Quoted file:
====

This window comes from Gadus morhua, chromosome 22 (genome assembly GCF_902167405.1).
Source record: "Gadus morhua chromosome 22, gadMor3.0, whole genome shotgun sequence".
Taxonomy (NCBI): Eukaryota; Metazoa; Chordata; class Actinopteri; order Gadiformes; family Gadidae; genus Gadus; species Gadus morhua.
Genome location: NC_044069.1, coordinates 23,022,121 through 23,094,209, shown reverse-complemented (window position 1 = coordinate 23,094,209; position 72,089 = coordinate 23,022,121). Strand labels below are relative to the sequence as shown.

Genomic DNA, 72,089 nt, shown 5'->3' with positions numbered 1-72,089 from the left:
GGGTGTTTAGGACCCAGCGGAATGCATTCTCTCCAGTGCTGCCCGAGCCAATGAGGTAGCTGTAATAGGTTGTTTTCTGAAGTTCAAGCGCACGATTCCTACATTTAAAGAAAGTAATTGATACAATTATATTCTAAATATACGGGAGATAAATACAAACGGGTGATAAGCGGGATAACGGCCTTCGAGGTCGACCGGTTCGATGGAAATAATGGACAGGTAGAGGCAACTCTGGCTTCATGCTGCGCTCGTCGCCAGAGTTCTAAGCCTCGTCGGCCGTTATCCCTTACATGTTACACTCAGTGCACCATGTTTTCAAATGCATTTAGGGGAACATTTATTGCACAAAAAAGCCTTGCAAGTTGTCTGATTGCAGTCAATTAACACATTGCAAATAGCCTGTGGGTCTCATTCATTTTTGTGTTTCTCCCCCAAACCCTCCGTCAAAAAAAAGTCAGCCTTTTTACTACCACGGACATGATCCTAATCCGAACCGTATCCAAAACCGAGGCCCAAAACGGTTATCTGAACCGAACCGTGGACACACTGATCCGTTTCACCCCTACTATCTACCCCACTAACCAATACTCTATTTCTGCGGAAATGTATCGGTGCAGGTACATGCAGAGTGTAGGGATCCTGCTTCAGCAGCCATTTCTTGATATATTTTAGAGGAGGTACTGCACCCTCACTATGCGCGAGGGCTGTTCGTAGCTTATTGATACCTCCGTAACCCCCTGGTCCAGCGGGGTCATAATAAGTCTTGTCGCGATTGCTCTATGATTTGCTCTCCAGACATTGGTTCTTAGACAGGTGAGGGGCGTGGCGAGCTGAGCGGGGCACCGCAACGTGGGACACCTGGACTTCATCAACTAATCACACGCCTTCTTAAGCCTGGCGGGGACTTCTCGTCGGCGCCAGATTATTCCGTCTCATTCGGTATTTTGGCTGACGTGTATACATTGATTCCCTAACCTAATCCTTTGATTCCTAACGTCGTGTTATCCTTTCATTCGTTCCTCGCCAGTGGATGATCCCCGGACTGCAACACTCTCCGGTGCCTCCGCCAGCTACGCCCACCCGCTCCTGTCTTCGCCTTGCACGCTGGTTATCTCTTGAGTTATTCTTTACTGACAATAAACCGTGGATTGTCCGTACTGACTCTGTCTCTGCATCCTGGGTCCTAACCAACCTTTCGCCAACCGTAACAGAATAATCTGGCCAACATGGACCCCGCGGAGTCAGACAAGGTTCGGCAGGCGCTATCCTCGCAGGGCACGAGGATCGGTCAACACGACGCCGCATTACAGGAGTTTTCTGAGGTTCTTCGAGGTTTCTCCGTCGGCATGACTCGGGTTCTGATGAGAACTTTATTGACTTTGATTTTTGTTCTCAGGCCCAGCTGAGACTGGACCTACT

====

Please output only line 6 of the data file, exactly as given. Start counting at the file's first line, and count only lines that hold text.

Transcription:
GGGTGTTTAGGACCCAGCGGAATGCATTCTCTCCAGTGCTGCCCGAGCCAATGAGGTAGCTGTAATAGGTTGTTTTCTGAAGTTCAAGCGCACGATTCCTACATTTAAAGAAAGTAATTGATACAATTATATTCTAAATATACGGGAGATAAATACAAACGGGTGATAAGCGGGATAACGGCCTTCGAGGTCGACCGGTTCGATGGAAATAATGGACAGGTAGAGGCAACTCTGGCTTCATGCTGCGCTCGTCGCCAGAGTTCTAAGCCTCGTCGGCCGTTATCCCTTACATGTTACACTCAGTGCACCATGTTTTCAAATGCATTTAGGGGAACATTTATTGCACAAAAAAGCCTTGCAAGTTGTCTGATTGCAGTCAATTAACACATTGCAAATAGCCTGTGGGTCTCATTCATTTTTGTGTTTCTCCCCCAAACCCTCCGTCAAAAAAAAGTCAGCCTTTTTACTACCACGGACATGATCCTAATCCGAACCGTATCCAAAACCGAGGCCCAAAACGGTTATCTGAACCGAACCGTGGACACACTGATCCGTTTCACCCCTACTATCTACCCCACTAACCAATACTCTATTTCTGCGGAAATGTATCGGTGCAGGTACATGCAGAGTGTAGGGATCCTGCTTCAGCAGCCATTTCTTGATATATTTTAGAGGAGGTACTGCACCCTCACTATGCGCGAGGGCTGTTCGTAGCTTATTGATACCTCCGTAACCCCCTGGTCCAGCGGGGTCATAATAAGTCTTGTCGCGATTGCTCTATGATTTGCTCTCCAGACATTGGTTCTTAGACAGGTGAGGGGCGTGGCGAGCTGAGCGGGGCACCGCAACGTGGGACACCTGGACTTCATCAACTAATCACACGCCTTCTTAAGCCTGGCGGGGACTTCTCGTCGGCGCCAGATTATTCCGTCTCATTCGGTATTTTGGCTGACGTGTATACATTGATTCCCTAACCTAATCCTTTGATTCCTAACGTCGTGTTATCCTTTCATTCGTTCCTCGCCAGTGGATGATCCCCGGACTGCAACACTCTCCGGTGCCTCCGCCAGCTACGCCCACCCGCTCCTGTCTTCGCCTTGCACGCTGGTTATCTCTTGAGTTATTCTTTACTGACAATAAACCGTGGATTGTCCGTACTGACTCTGTCTCTGCATCCTGGGTCCTAACCAACCTTTCGCCAACCGTAACAGAATAATCTGGCCAACATGGACCCCGCGGAGTCAGACAAGGTTCGGCAGGCGCTATCCTCGCAGGGCACGAGGATCGGTCAACACGACGCCGCATTACAGGAGTTTTCTGAGGTTCTTCGAGGTTTCTCCGTCGGCATGACTCGGGTTCTGATGAGAACTTTATTGACTTTGATTTTTGTTCTCAGGCCCAGCTGAGACTGGACCTACT